If you ask some people how they feel about their boss as a leader, they might say “It depends on what day it is.” Some leaders’ moods and behaviors are subject to things as random as their morning commute, the day’s financials, or whether they skipped breakfast. They can be relaxed and pleasant one day and snarling the next. I once worked with a company where a few managers who reported to a vice president confided in me that they never knew which version of the boss was going to appear. Sometimes the VP would be fun and other times he would attack. The managers even took bets on which one of them was going to trigger his wrath that day! Sound familiar?
When leaders show up in different ways on different days, direct reports can’t help but be confused. They don’t know what to expect from their leader or what their leader expects from them. This can be detrimental not only for the workers, but also for the leaders and their organizations in terms of employee retention—especially now during the “Great Resignation.” In fact, studies show that less than half of employees don’t know what is expected of them—and 75% of workers say the most stressful aspect of their job is their immediate boss.
A Proven Approach for Leadership Success
In his book The Leadership Engine, Noel Tichy proves through his extensive research that the most effective leaders have a clear, teachable point of view they are willing to share with the people they work with. These leaders know what to expect from themselves and their people so that, together, they and their organizations can succeed.
My wife, Margie, and I realized that leaders who identified and shared their leadership point of view had a crystal clear picture of their intentions as a leader. We were so fascinated with this approach that, along with our company cofounder Pat Zigarmi, we created a course called “Communicating Your Leadership Point of View” and teach it as part of the Master of Science in Executive Leadership degree program at the University of San Diego.
Determining Your Leadership Point of View
When reflecting on and composing your own leadership point of view, focus on these three elements:
- Think of key people and events that have influenced your life and your beliefs about leadership
- Identify and define your values in terms of your leadership
- Detail your expectations of yourself and of others, as well as what others can expect of you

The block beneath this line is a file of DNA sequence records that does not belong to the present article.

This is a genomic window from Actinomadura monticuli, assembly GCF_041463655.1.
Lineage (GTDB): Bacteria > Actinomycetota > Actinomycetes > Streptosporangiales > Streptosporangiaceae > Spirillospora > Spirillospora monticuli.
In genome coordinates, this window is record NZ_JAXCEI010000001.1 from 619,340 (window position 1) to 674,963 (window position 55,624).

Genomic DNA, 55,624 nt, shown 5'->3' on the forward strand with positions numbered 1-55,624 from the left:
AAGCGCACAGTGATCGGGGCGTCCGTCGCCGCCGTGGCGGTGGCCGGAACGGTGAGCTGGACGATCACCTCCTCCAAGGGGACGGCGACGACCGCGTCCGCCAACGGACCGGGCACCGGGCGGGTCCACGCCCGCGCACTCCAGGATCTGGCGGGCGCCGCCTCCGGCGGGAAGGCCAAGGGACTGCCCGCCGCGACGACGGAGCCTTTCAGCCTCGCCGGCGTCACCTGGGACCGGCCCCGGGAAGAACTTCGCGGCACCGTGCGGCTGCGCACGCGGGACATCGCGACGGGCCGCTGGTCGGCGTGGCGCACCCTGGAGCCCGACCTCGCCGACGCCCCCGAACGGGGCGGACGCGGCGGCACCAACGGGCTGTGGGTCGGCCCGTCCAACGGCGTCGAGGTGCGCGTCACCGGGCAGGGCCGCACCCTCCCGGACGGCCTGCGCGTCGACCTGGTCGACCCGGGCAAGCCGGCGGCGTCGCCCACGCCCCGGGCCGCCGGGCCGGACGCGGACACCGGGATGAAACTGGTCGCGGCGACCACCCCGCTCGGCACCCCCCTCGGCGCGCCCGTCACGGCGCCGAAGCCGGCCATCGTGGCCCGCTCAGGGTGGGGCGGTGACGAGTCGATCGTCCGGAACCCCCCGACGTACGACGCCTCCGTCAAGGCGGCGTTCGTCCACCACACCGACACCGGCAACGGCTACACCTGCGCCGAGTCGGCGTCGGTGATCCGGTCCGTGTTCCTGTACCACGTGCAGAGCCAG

It’s important to take your time with this exercise. As you write, think of the effect sharing your leadership beliefs, values, and expectations will have on your people—how they will feel knowing you care enough to share your feelings about yourself as a leader. Good leadership is a side-by-side partnership. Communicating your leadership point of view to your team members gives them a sense of connection with you because it clarifies the leader you endeavor to be.
Following Up is Crucial
This point may seem obvious, but I believe it needs to be emphasized: great leaders must walk their talk.
After you share your leadership point of view, your people will be watching to see whether your behavior matches your words. Get ahead of this by giving them permission to give you feedback. After all, you have just finished telling them who you really want to be as a leader—now show them. Let them know you are accountable and want your actions to align with your values. Say something like “Now I need to ask you for your help. Even though I strive to achieve these standards every day, I sometimes fall short. Anytime you see me diverting from the behaviors I’ve just described, let me know. Your honest feedback will help me be more consistent in my leadership style so that I can be the leader you need me to be.”
Sharing your leadership story means your people won’t have to guess how you will show up each morning. You have stated in your own words the kind of leader you want to be and have given them permission to hold you accountable. It’s a powerful way to define and demonstrate your leadership style, to instill trust, confidence, and loyalty in your team members, and to strengthen your own feelings about yourself as a leader.
What’s your leadership legacy? How do you want to be seen as a leader? How do you want to be remembered? Your leadership point of view is something only you can give. It’s your signature—your unique perspective on leadership. Let your people know who you are.
Editor’s Note: Looking for more information on the Leadership Point of View process? Visit the Leadership Point Of View information page on the Blanchard website.
About the AuthorMore Content by Ken Blanchard